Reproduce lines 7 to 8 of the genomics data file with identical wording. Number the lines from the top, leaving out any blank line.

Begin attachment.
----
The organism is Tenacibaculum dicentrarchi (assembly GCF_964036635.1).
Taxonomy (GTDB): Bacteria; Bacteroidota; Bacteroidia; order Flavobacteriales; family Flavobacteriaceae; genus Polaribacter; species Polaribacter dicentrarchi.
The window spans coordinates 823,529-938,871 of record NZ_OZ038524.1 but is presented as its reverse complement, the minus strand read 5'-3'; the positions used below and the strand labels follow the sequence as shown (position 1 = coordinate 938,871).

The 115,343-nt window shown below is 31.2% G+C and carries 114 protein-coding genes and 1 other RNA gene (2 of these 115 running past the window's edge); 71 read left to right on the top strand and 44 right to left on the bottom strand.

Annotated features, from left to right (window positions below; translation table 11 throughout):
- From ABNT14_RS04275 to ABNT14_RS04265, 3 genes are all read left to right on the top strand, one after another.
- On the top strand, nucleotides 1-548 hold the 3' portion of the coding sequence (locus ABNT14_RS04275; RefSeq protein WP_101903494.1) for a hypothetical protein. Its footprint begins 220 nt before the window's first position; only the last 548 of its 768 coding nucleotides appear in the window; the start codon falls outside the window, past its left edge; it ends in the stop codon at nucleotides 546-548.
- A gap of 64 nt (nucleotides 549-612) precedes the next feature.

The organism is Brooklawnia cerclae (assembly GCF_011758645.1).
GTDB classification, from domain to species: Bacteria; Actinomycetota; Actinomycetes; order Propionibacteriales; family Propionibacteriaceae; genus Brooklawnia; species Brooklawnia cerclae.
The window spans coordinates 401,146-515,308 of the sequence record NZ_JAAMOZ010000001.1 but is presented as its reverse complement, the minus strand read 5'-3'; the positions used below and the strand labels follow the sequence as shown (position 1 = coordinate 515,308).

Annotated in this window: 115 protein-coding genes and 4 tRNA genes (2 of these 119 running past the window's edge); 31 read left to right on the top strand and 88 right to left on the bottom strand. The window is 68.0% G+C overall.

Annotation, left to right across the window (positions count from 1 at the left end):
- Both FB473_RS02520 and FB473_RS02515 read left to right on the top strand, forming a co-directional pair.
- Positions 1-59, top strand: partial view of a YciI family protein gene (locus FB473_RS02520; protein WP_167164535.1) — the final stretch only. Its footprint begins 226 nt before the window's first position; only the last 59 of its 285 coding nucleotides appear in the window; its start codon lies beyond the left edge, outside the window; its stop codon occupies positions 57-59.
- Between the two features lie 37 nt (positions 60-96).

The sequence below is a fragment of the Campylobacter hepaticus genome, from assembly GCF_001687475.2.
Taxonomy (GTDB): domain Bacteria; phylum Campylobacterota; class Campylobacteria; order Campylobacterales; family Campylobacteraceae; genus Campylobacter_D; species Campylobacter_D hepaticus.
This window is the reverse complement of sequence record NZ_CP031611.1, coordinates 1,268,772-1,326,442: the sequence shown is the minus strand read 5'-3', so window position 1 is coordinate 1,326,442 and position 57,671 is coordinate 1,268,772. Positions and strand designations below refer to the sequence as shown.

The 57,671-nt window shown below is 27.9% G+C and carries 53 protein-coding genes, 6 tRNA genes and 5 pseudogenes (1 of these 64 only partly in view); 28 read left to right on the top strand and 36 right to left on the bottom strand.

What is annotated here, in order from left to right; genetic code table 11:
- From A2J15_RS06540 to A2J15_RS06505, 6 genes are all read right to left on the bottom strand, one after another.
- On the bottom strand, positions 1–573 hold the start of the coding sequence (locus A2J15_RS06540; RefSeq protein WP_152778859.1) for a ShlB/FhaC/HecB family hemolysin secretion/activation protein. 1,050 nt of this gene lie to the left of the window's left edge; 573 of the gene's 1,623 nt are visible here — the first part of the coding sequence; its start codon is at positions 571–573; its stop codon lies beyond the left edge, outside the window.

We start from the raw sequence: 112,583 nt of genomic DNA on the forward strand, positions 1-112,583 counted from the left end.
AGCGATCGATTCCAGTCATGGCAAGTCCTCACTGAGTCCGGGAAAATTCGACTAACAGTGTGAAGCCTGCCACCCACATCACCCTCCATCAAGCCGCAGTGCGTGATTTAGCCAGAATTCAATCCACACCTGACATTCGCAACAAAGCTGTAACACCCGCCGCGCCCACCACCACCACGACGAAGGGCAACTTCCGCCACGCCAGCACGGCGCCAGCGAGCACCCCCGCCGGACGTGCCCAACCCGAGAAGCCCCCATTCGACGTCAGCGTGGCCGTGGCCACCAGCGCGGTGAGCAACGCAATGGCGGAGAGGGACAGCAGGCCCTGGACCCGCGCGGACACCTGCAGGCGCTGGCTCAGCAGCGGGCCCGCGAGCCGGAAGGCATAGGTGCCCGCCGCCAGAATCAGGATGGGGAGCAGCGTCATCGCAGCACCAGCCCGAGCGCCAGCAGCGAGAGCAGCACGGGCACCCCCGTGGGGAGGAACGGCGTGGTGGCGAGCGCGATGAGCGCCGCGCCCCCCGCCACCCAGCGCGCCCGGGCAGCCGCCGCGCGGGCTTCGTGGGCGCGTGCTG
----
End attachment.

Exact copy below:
- On the top strand, nucleotides 1-548 hold the 3' portion of the coding sequence (locus ABNT14_RS04275; RefSeq protein WP_101903494.1) for a hypothetical protein. Its footprint begins 220 nt before the window's first position; only the last 548 of its 768 coding nucleotides appear in the window; the start codon falls outside the window, past its left edge; it ends in the stop codon at nucleotides 546-548.
- A gap of 64 nt (nucleotides 549-612) precedes the next feature.